by Henrylito D. Tacio
You may not agree with me on this but one of the most discussed subjects of the times is education. Put 10 persons in a room and you will have at least nine different definitions of what education consists in.
“Education is something a person gets for himself, not that which someone else gives or does to him,” says John Holt. “Education is what survives when what has been learnt has been forgotten,” states B.F. Skinner. “Education is the instruction of the intellect in the laws of Nature,” contends Thomas Henry Huxley.
“My idea of education is to unsettle the minds of the young and inflame their intellects,” points out Robert Maynard Hutchins. “The great end of education is to discipline rather than to furnish the mind; to train it to the use of its own powers, rather than fill it with the accumulation of others,” argues Tyron Edwards.
“Education makes people easy to lead, but difficult to drive; easy to govern, but impossible to enslave,” remarks Henry Peter, Lord Brougham. “The great aim of education is not knowledge but action,” declares Herbert Spencer.
Once upon a time, there was a boy who was discovered at the age of 12 being raised by a wolf. The boy had a remarkably high IQ. In three years, he made it through grade school and high school. Two years later, he graduated from college with highest honors in nuclear physics. He was destined for an extremely brilliant future – but he was killed one day trying to bite the tires of a speeding car.
Sydney Harris advices, “What you learn with just the mind is quickly forgotten; what you learn when you are so emotionally involved remains imprinted in the nervous system; and the first task of education is involvement, not mere learning.”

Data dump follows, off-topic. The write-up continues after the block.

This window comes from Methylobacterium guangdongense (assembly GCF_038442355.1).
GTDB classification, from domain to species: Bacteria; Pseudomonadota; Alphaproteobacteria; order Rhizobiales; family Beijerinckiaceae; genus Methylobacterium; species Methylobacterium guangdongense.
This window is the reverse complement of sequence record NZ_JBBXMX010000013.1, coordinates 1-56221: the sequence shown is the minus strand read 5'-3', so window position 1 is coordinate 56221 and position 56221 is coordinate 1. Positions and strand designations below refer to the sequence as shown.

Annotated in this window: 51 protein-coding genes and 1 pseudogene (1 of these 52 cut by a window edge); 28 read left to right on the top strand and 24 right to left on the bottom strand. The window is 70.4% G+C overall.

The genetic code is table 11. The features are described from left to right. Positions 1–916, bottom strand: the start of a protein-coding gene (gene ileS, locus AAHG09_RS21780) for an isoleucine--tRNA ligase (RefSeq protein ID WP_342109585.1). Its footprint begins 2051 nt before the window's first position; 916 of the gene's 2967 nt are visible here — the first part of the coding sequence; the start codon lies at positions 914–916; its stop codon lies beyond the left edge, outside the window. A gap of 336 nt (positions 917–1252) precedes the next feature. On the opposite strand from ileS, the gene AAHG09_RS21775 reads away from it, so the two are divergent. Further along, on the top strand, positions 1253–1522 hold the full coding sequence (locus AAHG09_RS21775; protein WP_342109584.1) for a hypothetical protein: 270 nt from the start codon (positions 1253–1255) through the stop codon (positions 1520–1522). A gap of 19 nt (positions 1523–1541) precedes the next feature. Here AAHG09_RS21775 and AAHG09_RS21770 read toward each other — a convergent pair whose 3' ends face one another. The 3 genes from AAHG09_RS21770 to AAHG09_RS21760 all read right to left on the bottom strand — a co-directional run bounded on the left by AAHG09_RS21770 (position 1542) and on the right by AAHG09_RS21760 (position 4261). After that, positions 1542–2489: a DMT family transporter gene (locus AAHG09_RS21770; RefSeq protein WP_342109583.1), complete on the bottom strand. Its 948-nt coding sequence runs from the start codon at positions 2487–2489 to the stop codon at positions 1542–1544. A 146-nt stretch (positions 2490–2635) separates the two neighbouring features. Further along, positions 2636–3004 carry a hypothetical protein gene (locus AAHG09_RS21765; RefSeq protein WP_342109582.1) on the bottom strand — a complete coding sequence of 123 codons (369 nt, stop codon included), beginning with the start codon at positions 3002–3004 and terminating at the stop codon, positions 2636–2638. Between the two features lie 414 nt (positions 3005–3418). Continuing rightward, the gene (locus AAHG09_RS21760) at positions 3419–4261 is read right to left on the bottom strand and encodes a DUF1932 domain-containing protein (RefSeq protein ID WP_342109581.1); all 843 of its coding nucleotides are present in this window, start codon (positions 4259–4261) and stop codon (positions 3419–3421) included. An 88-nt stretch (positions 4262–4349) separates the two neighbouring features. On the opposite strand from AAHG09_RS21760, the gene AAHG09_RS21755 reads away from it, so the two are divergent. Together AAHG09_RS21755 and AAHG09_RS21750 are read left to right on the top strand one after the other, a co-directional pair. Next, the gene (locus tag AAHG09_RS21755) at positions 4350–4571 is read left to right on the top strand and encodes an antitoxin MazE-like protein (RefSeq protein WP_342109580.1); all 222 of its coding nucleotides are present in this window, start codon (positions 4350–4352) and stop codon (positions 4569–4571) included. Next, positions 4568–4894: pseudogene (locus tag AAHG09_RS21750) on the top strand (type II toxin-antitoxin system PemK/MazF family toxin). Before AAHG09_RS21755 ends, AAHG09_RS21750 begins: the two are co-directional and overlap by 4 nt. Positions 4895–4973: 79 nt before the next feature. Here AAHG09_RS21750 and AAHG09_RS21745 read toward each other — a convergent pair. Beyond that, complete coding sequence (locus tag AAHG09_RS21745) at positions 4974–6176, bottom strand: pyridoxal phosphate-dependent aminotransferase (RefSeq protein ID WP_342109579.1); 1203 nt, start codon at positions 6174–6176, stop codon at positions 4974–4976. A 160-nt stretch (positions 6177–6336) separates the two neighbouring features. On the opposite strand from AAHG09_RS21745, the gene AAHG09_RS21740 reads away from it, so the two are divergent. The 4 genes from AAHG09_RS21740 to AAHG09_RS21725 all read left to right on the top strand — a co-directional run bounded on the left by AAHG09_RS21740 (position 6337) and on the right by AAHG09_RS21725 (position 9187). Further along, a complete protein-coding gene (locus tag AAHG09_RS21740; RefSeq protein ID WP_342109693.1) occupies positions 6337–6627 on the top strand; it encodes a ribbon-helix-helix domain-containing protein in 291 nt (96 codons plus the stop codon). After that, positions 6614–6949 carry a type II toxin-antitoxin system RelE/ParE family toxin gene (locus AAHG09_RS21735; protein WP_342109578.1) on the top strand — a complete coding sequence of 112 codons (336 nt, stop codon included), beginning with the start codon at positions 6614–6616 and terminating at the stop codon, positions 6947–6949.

However, it doesn’t mean that if you have don’t have a college diploma; you won’t be successful at all. In fact, I have known some famous people who were high school dropouts but still became successful in their chosen careers. Hollywood stars Al Pacino, Cary Grant, Ellen Burstyn, and Tracey Ullman come to mind.
Others in the same category were Richard Avedon (photographer), Amadeo Peter Giannini (founder of the Bank of America), Peter Jennings (newscaster), Billy Joel (singer/songwriter), John Major (British prime minister), Herman Melville (author), James Naismith (inventor of basketball), Wayne Newton (singer), Arnold Schonberg (composer), Leon Uris (author), and Lawrence Welk (bandleader).
In the Philippines, I can think of the late filmmaker Lino Brocka. Although he quit college, it did not stop him to pursue his ambition: to direct some of the country’s high-caliber movies. In 1985, he was chosen as one of the five recipients of the prestigious Ramon Magsaysay Award.
To be in school is supposed to be one of the most memorable moments in one’s life. But to some, it was not. Film actor Richard Chamberlain dreaded school because of his learning disability. It was not until in his late teens that he “learned the pleasures of study.” Singer/Actress Cher dropped out of school in the eleventh grade because she had a hard time reading (she could not read until she was eighteen).